Your favorite Apple, iPhone, iPad, iOS, Jailbreak, and Cydia site.
09-19-2011, 07:30 AM #1Speed up iPhone without crippling it (launchdaemon editing)
First post here. I have been trying to free up memory and cpu cycles on my old 3G for months now, following different guides I found on the internet, and I have concluded, that most tweaks hardly do anything without taking away some functionality that I actually want - like spotlight search. Then it dawned on me, that launchd doesn't just start processes and keep them running. It also provides the possibility of starting and stopping processes on demand. By tweaking KeepAlive and ExitTimeOut settings in different launchdaemon plists I have got a device that for the most part is faster, have more ram available, and doesn't loose any functionality whatsoever. The daemons that responds best to this kind of tweaking seems to be:
These daemons now start when needed and quits again after being idle for a few seconds. when I'm not seaching with spotlight, using location services, syncing or installing my 3G is only running 17 processes, and has approximately 50 Mb free memory. Oh - and it drastically improved my batterylife - probably mostly due to locationd not running when not in use.
Last edited by djustiz; 09-19-2011 at 07:33 AM.
09-19-2011, 08:45 AM #2
09-19-2011, 09:11 AM #3
but removing launchdaemons removes the functionality. Editing them to make them run only when they are needed are two very different things to me.
09-19-2011, 09:34 AM #4
The link was for 'Information Purposes' only.
09-19-2011, 12:09 PM #5
09-19-2011, 02:55 PM #6
The Mod works like this; launchd does NOT work like a DOS/windows batch file that simply loads everything and keeps it in memory - it has very sophisticated process control functions - like a combination of init.d and watchdog on*NIX. In short - it is able to monitor when certain daemons are needed, and when they are not. Thus searchd can be configured to start up once you enter the spotlight page, and exit again after being idle for a set time.
For the listed daemons I set the KeepAlive option to 'false' (boolean), and I've set ExitTimeOut to 3 (integer). Currently restoring after getting a little too creative with the springboard.app - but when I'm done I could post the edited daemons, or write a guide. I recommend reading the man-page for launcd. :-)
Last edited by djustiz; 09-19-2011 at 03:00 PM.
09-19-2011, 11:16 PM #7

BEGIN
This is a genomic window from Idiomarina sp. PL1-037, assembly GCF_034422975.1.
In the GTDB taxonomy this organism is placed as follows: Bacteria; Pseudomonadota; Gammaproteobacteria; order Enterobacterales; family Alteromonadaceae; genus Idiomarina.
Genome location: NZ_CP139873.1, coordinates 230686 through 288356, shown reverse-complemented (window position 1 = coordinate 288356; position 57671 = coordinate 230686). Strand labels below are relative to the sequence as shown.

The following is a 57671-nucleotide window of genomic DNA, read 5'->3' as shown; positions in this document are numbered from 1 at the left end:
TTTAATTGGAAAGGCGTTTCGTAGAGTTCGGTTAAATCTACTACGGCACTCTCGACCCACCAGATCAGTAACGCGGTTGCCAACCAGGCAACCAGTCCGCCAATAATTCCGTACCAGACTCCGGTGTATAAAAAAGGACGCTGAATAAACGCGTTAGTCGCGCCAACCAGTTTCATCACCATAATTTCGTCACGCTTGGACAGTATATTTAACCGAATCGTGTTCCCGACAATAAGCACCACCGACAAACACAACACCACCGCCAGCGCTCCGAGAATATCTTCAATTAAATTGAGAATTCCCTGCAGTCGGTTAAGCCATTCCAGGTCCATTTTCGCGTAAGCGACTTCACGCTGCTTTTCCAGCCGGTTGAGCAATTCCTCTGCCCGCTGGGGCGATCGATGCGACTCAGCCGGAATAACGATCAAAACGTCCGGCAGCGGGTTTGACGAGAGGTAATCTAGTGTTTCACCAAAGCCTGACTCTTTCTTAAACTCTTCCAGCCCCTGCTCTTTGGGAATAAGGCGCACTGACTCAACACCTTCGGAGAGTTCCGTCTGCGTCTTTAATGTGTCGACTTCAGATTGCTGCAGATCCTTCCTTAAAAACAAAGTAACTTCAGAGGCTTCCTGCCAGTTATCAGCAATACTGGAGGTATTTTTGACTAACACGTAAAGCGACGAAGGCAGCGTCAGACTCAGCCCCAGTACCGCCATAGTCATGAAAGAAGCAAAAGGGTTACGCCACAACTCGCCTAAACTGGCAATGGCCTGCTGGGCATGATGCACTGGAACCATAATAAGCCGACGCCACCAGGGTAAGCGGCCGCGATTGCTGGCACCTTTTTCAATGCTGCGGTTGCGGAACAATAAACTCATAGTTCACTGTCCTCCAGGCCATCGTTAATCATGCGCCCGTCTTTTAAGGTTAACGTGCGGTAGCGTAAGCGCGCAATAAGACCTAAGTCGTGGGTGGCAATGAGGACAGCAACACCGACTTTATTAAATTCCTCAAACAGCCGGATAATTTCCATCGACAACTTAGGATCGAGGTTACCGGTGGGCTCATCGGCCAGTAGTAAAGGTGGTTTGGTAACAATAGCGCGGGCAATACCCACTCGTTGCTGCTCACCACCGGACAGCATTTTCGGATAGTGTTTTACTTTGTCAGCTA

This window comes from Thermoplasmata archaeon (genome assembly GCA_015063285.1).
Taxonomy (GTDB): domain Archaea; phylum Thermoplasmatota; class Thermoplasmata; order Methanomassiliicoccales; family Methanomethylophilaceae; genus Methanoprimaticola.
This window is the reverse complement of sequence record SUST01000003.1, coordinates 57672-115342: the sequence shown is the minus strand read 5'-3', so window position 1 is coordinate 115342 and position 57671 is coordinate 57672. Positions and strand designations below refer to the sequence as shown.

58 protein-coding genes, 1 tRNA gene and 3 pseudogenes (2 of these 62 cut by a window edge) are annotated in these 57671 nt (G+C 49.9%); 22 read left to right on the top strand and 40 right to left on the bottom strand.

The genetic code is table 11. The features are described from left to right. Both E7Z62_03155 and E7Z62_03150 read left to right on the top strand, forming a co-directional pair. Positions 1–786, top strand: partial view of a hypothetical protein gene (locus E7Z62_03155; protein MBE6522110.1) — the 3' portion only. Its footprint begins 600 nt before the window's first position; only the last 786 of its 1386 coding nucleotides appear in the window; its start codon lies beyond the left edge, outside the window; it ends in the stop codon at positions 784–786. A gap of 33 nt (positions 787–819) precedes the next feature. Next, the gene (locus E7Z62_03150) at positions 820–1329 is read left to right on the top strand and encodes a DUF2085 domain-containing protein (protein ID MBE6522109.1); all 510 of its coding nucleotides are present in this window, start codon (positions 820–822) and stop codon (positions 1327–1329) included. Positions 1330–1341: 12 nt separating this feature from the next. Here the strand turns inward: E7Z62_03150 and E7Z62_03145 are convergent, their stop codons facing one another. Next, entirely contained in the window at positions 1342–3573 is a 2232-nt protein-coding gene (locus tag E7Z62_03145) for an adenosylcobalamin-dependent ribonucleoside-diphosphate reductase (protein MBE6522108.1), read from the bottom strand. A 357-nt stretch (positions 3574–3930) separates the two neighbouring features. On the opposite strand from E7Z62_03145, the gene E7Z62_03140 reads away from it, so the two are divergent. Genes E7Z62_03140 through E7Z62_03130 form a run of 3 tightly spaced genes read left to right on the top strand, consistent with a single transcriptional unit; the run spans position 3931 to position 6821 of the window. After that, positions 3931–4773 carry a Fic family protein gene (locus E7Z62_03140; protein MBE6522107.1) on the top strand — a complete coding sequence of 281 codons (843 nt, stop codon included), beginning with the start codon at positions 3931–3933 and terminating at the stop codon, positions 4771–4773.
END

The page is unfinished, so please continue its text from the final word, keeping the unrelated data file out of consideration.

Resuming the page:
Here's an example of an edited com.apple.accessoryd.plist
<?xml version="1.0" encoding="UTF-8"?>
<!DOCTYPE plist PUBLIC "-//Apple//DTD PLIST 1.0//EN" "http://www.apple.com/DTDs/PropertyList-1.0.dtd">
The ExitTimeOut value defines the idle time in seconds before launchd terminates the process. (the default is 30 seconds)
KeepAlive defines whether the process needs to be running continuously, or if launchd is allowed to shut it down when its idle. KeepAlive has a lot of different parameters to define under what circumstances the process should be running, but if you want it to shut down as much as possible, the key needs to be a simple boolean false.
The RunAtLoad key specifies if the daemon is to start running immediately (during boot), or if launchd should wait and launch it on demand. The default launchd value is false, I only set it in accesoryd because it was set to true by apple.
Most of the daemons (even most of the ones on the "Speed Up Your iPhone/iPod by Removing Launch Daemons"-list/thread) is already configured by apple to be launched when needed, and killed off when idle - and removing them will not free up additional ram on your device - perhaps during the first few minutes after startup since many of them has the RunAtLoad flag set to true - but after launchd has killed them off after the default ExitTimeOut period they will not take up any precious ram unless you use those specific features. Deleting them may however speed up the booting process. The daemons I chose to manipulate was the ones that was continuously running on my system - even after several minutes of idling. Only I do not know if this is also true for the "safe" daemons (crashreporting etc.) - since I deleted those from my system, and have not yet tried to reenable them to see what is actually running.
Here's a zip of the aforementioned plists. I'd recommend backing up your original files before you start to edit/swap any plist-files.
08-07-2012, 05:43 PM #8